A heavy downpour set new daily records for rainfall around Southeast Alaska over the weekend. The region saw inches of rain both Saturday and Sunday, rewriting the National Weather Service’s record books for August 9 and 10 in many communities.
Petersburg saw a total of 1.97 inches on Saturday making that the rainiest August 9th on record. Then the rain really started to fall on Sunday.
“From 10 p.m. Saturday to 10 p.m. Sunday, Petersburg airport recorded 3.27 inches of rain, which is impressive on it’s own right and even more so when you consider the old record for the airport was .83 inches,” said Rick Fritsch, a forecaster at the National Weather Service’s office in Juneau. “And that goes all the way back to 1955. So very longstanding record was quite literally smashed with that three and a quarter inches of rain. And it was not limited to the central panhandle. It was quite widespread.”
Other daily records were rewritten in Haines, Juneau, Pelican and Klawock among others. Fritsch said the soggy weather was caused by a combination of factors. “It was a frontal boundary that was stalled over the eastern Gulf and a lot of that rain on the east side of the front falling over the Panhandle. It’s a combination of that plus something that listeners may have heard on the news called an atmospheric river. And what that’s describing is very much like what it sounds, it’s a river of moisture in the air and very highly defined in terms of its lateral boundaries and currently over us it extends from the Coast Mountains out to the center of the Gulf.”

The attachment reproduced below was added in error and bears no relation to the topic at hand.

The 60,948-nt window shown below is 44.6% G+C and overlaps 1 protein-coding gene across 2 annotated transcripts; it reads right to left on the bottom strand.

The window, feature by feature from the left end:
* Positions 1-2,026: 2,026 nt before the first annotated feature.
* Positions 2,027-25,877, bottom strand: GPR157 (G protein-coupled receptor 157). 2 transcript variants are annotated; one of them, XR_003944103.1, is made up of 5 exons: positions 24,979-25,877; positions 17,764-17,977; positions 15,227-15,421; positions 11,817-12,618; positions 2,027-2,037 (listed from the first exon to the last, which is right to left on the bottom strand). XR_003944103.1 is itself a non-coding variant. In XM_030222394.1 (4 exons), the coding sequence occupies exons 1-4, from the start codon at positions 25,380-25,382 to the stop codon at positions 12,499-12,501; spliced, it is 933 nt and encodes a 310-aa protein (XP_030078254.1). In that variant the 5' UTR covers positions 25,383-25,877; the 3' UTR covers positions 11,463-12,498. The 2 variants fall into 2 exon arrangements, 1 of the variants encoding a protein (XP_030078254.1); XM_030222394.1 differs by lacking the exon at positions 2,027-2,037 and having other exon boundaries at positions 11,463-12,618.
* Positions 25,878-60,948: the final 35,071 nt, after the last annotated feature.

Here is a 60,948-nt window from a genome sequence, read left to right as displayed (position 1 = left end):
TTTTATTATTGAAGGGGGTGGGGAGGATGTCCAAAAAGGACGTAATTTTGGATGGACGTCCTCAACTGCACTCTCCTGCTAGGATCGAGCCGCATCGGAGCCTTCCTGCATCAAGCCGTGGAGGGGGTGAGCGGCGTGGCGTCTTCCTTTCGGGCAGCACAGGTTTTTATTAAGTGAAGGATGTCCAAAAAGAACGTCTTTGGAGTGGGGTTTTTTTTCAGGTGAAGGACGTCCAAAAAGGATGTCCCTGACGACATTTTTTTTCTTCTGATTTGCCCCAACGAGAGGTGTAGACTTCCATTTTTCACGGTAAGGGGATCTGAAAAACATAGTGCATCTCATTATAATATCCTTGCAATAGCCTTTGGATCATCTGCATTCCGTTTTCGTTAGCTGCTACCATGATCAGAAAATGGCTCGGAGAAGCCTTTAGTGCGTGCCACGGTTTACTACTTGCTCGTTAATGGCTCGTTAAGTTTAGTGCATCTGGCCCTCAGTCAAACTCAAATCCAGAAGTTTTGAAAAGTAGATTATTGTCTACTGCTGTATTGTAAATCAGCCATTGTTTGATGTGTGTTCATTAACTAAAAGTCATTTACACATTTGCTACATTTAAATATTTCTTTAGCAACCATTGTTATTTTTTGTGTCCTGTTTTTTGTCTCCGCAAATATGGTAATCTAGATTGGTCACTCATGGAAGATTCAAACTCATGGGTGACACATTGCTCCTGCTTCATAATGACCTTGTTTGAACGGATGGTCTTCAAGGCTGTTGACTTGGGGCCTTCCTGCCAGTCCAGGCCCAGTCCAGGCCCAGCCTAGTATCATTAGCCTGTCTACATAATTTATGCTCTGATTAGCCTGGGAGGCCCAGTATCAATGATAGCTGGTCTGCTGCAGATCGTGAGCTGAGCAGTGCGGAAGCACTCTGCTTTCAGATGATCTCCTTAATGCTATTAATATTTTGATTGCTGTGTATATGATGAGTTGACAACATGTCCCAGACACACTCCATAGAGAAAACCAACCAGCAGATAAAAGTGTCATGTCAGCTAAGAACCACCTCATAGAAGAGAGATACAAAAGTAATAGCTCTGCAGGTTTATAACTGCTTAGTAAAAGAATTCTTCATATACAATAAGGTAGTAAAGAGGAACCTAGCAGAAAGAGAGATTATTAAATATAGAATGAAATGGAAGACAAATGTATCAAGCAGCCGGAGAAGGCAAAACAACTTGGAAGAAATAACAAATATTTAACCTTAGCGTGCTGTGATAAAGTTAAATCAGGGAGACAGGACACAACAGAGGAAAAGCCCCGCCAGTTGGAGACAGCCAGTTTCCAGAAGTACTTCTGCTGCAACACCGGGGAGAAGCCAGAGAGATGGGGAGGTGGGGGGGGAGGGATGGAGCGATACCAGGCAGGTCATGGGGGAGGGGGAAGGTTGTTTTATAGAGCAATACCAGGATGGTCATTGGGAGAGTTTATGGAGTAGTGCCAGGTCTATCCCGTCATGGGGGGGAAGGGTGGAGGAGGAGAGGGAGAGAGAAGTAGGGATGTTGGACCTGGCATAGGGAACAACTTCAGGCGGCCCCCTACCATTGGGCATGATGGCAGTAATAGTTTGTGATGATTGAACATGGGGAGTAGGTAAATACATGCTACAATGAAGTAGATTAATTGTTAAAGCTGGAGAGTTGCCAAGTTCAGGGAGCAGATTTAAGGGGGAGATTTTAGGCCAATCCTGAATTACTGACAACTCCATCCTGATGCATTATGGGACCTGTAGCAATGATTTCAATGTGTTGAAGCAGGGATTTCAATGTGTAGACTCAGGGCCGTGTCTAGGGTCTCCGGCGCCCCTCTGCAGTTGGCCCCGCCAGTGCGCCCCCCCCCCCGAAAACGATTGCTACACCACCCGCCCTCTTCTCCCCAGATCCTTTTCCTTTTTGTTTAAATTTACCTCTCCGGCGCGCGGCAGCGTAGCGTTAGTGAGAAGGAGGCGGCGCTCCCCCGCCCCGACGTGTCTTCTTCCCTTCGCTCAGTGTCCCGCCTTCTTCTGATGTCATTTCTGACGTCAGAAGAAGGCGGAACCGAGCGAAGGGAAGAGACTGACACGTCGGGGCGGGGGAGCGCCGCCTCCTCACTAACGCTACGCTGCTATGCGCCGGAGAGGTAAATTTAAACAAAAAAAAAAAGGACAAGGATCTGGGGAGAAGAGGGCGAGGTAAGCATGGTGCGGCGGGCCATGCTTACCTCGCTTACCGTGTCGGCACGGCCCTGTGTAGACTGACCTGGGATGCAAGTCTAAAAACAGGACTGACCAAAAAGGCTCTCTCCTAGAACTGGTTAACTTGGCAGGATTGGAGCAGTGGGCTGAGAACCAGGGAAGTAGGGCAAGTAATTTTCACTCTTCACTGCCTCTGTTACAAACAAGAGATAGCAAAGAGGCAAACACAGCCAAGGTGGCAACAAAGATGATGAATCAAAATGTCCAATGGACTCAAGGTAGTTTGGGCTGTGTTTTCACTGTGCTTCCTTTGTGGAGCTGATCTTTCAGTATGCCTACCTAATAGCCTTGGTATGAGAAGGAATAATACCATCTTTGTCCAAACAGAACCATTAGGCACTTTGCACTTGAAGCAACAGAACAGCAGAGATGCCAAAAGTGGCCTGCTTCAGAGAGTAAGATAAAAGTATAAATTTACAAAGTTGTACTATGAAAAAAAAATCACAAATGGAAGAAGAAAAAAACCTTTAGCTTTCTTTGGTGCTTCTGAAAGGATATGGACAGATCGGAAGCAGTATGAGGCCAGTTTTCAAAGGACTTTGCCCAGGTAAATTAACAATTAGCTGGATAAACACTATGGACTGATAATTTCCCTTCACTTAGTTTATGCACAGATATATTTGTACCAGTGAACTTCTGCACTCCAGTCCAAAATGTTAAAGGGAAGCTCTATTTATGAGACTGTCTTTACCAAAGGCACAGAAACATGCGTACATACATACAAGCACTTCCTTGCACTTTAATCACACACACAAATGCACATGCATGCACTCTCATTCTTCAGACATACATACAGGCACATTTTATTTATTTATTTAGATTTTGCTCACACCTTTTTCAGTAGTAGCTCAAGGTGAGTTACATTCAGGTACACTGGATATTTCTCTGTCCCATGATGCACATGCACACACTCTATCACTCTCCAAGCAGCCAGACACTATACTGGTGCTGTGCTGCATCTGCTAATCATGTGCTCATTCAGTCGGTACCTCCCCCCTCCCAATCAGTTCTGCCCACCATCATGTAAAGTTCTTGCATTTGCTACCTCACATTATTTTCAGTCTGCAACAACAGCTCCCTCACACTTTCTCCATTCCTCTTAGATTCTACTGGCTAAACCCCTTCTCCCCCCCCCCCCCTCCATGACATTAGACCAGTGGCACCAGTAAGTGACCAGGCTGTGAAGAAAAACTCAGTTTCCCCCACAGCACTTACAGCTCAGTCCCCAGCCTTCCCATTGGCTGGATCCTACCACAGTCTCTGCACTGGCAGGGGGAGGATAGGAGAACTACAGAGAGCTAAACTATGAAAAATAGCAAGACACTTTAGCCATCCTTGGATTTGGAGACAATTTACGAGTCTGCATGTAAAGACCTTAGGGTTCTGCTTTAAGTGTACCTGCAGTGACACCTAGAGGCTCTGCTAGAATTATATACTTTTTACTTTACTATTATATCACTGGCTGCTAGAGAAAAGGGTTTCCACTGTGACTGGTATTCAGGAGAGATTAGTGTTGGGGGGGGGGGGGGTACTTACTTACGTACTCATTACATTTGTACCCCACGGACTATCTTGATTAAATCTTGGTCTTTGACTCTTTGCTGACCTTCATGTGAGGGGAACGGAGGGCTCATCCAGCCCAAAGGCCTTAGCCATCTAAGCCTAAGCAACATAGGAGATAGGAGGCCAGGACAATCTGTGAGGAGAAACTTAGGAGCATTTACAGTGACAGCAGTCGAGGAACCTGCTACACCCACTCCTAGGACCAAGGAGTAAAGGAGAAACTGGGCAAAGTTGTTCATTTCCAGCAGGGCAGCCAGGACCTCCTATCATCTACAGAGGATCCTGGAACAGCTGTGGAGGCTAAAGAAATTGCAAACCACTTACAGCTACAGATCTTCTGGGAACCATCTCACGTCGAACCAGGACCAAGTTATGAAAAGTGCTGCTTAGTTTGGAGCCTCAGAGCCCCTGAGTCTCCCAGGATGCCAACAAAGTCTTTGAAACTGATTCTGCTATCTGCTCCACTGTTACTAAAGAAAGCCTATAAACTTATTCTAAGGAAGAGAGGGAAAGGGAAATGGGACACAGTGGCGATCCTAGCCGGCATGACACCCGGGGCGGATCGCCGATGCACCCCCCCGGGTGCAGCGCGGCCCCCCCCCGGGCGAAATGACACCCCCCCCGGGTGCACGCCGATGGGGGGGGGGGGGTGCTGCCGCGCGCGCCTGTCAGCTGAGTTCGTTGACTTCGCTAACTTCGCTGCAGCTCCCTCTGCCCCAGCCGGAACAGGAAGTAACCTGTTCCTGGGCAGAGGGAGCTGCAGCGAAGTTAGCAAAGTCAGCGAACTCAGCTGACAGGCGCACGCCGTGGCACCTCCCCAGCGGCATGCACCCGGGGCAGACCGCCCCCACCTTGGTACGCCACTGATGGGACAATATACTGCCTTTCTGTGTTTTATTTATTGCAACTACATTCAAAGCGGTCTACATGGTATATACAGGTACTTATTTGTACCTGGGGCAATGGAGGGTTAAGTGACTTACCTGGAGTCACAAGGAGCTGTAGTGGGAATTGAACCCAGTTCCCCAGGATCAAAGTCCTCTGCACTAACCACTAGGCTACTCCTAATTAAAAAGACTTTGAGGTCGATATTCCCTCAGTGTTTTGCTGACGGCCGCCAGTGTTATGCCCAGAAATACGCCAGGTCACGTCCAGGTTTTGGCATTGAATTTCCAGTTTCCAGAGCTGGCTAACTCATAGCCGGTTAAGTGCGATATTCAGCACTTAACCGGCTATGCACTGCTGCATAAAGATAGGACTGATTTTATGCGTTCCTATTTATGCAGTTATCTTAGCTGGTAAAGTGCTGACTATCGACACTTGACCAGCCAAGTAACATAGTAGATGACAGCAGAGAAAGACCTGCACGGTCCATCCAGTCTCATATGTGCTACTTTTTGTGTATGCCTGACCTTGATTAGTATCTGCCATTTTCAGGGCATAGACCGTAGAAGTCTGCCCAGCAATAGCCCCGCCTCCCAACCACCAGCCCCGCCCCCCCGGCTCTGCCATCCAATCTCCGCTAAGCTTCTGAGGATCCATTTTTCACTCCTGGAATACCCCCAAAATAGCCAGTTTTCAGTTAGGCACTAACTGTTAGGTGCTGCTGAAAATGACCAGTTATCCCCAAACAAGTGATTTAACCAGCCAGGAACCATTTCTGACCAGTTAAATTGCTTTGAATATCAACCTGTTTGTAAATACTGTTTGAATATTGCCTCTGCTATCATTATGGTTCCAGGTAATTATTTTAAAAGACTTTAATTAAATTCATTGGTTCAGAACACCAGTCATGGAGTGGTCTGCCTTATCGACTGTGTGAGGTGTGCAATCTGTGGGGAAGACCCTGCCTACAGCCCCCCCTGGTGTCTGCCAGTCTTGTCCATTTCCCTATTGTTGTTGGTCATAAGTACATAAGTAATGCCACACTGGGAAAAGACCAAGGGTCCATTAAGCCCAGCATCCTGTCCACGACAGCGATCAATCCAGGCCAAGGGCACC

That atmospheric river of moisture brings rainfall from the southwest Pacific Ocean to southeast Alaska. It’s similar to the conveyor belt of warm wet weather that passes over the Hawaiian Islands frequently called the “Pineapple Express.”
Conditions on Sunday prompted one flood advisory. Fritsch said that was in Juneau. “There’s a stream up here in the Juneau area called Montana Creek and there’s a low spot in the road that crosses Montana Creek which often will flood and such was the case yesterday. As a matter of fact, we had, or not we the Juneau police department received a call from the public that the salmon were crossing the road over the road as opposed to under through the culverts, the water got high enough over the road.”
Most creeks and rivers were swollen with rainfall but did not hit flood stage. The Stikine River near Wrangell hit nearly 23 and a half feet and was forecast to crest just above 24 feet, still below flooding level.
Petersburg also set daily records for rainfall in late July. Fritsch said it’s been a soggy summer. “This most recent event comes on the heels of one of the wettest Junes on record and July was no slouch either I think it was the second or third wettest July for record keeping since World War II in the Juneau area and so far August. Course we are entering back into the rainy season.”
The short term forecast calls for the rainfall to take a break for a few days.